Martin Booth, Gweilo (Bantam Books, 2005).
Martin Booth was seven-years old when his family moved from England to Hong Kong, where his father had a civil service job; the year was 1952. This is a memoir of his three years there, and I can only hope my recollections are as vivid as his when I am his age. His father and mother were locked in an unhappy marriage, and sometimes it seems that Martin turned toward Hong Kong to get away from their troubles. Hong Kong is a different place now, seemingly separated at by far more than five decades, so read this for a hint of what was. Published in the United States under the title, Golden Child (Picador, 2006) (but I bought my copy in Hong Kong).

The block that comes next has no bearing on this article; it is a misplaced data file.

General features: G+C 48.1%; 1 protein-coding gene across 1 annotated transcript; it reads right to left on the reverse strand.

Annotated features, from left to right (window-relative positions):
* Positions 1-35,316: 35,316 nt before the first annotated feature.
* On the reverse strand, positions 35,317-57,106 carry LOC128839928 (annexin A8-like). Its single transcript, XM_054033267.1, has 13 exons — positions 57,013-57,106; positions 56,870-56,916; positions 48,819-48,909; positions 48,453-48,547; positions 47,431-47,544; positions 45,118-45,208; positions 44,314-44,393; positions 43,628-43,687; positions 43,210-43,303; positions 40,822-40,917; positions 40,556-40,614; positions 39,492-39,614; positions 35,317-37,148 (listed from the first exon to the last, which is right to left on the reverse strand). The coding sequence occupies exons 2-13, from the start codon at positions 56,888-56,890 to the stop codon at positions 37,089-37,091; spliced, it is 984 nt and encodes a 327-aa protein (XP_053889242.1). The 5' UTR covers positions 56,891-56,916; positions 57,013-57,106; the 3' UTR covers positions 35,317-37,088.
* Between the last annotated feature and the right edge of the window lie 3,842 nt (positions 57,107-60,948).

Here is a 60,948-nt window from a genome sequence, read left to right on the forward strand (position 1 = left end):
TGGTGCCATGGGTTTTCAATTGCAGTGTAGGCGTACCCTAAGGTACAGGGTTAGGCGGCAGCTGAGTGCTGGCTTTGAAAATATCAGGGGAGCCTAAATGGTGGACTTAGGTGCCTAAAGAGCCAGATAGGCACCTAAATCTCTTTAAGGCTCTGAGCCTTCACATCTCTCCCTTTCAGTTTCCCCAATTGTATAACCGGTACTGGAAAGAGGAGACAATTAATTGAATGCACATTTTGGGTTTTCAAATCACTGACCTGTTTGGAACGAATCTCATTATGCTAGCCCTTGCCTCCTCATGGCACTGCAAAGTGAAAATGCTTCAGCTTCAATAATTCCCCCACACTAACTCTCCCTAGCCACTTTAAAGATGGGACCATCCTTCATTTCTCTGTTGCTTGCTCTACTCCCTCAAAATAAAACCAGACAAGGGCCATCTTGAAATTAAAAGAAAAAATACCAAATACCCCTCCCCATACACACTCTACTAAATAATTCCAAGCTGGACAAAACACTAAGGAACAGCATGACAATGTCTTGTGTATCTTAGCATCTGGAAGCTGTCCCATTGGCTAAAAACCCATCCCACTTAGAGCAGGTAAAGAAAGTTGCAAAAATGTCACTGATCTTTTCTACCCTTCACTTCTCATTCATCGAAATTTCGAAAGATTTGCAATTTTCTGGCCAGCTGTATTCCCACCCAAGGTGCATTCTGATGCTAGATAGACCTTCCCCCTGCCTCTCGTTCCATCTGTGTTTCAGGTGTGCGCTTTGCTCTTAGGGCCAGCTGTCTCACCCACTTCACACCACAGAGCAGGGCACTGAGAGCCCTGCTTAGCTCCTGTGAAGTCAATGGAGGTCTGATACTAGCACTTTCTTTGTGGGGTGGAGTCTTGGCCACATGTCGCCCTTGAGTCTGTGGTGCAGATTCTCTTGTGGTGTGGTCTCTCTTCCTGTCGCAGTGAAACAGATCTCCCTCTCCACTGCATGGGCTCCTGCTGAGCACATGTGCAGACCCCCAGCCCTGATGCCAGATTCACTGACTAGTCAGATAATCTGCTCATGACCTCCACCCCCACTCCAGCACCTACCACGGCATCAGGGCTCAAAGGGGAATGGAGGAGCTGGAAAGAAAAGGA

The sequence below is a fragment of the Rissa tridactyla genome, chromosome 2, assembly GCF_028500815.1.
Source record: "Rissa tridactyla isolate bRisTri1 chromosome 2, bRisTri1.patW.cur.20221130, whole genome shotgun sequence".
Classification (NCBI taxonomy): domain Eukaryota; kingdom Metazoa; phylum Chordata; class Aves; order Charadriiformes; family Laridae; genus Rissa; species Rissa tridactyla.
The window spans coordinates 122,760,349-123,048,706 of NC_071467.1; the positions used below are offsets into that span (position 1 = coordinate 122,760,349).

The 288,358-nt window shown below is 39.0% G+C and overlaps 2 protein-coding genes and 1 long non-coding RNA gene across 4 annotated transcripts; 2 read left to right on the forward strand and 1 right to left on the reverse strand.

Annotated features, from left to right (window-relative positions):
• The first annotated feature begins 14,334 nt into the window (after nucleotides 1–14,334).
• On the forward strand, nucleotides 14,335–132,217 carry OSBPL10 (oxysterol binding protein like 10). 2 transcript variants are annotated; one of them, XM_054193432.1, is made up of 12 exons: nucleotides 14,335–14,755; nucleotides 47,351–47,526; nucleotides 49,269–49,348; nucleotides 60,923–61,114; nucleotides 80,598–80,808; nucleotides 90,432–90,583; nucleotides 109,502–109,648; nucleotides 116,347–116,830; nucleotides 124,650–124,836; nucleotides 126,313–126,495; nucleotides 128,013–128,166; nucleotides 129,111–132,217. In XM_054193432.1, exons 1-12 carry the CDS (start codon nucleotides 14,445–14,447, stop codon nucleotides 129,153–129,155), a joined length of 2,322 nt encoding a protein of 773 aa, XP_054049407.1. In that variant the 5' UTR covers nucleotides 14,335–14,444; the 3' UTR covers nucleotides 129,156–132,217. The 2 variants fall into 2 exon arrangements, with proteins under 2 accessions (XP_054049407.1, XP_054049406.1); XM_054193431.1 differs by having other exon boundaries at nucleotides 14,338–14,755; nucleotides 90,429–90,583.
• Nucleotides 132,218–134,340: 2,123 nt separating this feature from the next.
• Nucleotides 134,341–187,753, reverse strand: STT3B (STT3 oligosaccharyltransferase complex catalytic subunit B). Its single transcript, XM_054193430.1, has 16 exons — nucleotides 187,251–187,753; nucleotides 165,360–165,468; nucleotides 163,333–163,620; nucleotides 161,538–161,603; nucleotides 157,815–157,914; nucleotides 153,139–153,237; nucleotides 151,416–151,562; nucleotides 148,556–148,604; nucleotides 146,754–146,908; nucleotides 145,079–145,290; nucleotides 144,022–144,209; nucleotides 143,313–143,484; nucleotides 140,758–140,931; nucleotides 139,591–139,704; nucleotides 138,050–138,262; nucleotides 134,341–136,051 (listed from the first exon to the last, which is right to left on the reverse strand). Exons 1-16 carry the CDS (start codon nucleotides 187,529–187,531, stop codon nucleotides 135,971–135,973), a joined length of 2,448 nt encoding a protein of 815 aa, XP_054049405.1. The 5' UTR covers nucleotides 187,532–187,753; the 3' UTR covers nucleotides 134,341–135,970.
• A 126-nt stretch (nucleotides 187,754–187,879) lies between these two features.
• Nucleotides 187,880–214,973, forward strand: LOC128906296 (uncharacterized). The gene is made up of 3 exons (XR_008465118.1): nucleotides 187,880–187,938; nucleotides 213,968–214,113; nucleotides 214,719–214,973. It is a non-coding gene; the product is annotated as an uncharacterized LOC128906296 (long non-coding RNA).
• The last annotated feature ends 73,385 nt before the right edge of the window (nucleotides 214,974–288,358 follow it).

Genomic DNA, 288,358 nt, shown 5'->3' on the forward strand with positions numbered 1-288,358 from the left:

Google Book Search has a preview. Booth wrote the book after a diagnosis of untreatable brain cancer; here is his obituary in The Guardian. Donald Morrison reviewed it for Time. Sophie Harrison reviewed it for The New York Times. Matthew says Gweilo reaches to his heart and calls it a great travel companion. I think this is another Matthew. Chris was expecting something different. Julie calls it sad and enchanting. Barbara Piscitelli says it’s one of the best books she read in Hong Kong. Eva calls it a compelling memoir. Simon says Booth’s nostalgia translates well. Here is katybutler. Jessica calls it an excellent story. Here is Bookmarks Magazine.